Doubtless, the three-act mathematical task offers a fresh and intriguing way by which to give life application problems a spotlight in the classroom. Students today are accustomed to using technology to interact with the world around them, making the presentation of math problems via digital media a natural progression of their daily lives. Furthermore, three-act tasks pave the way for integrating technology in the classroom. By withholding information in Act I, students must first analyze the problem in order to figure out the appropriate solving strategy. They must then make connections to solve following Act II, and Act III provides an opportunity to reflect on their answer. Likewise, Dick and Hollebrands (2011) point out that effective technology necessitates the same process: analyzation, strategizing, connection formation, and reflection. Perhaps the biggest advantage of a three-act task is its adaptability. Like any narrative, there are no restrictions on the content of Act I, II, or III, and there can always be more than one sequel. A teacher can create a three-act task to fit any lesson and curriculum, if he or she is willing to take the time to do so.
The original problem ultimately requires students to find the price of an individual apple or pear given the price of the fruit per pound and the respective weights of each type of fruit. Thus, students use tools to make these conversions, which aligns with the 7th grade mathematics curriculum outlined by the Alabama State Department of Education (ASDOE), specifically satisfying the following standard:
9. Solve multistep real-life and mathematical problems posed with positive and negative rational numbers in any form (whole numbers, fractions, and decimals), using tools strategically. Apply properties of operations to calculate with numbers in any form, convert between forms as appropriate, and assess the reasonableness of answers using mental computation and estimation strategies. [7-EE3] (ASDOE, 2015, p. 57).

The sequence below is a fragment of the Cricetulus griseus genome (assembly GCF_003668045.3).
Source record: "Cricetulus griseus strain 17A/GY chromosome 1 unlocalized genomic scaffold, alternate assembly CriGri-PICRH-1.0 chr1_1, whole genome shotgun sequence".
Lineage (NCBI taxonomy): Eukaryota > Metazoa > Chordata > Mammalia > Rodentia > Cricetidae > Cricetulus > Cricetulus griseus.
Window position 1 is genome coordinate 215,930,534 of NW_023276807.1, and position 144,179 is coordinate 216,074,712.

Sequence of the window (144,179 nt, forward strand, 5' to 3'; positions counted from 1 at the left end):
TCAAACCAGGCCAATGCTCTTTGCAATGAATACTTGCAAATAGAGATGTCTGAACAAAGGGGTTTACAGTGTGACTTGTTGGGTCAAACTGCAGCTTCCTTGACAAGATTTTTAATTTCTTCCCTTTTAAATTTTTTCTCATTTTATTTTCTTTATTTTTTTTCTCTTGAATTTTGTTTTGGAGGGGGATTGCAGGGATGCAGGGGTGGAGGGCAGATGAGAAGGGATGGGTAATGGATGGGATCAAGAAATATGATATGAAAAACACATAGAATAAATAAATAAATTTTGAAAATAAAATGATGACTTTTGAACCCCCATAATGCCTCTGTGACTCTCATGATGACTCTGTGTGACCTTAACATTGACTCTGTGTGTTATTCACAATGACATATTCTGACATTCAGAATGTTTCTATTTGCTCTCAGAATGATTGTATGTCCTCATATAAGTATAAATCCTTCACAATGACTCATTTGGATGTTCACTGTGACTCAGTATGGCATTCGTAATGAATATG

The sequel to the original problem requires students to recognize the linear relationship between how many apples or pears are purchased and the total cost. In order to create the graph of these linear equations, students must identify the x-axis as the number of fruit purchased, the y-axis as the total cost, and the unit price of the fruit as the slope for the equations. The sequel subsequently finds its place in the Algebra I curriculum outlined by the ASDOE and accomplishes the following standards:
- Write a function that describes a relationship between two quantities.* [F-BF1]
a. Determine an explicit expression, a recursive process, or steps for calculation from a context. [F-BF1a]
- Distinguish between situations that can be modeled with linear functions and with exponential functions. [F-LE1]
b. Recognize situations in which one quantity changes at a constant rate per unit interval relative to another. [F-LE1b]
46. Interpret the slope (rate of change) and the intercept (constant term) of a linear model in the context of the data. [S-ID7] (ASDOE, 2015, pp. 86-87).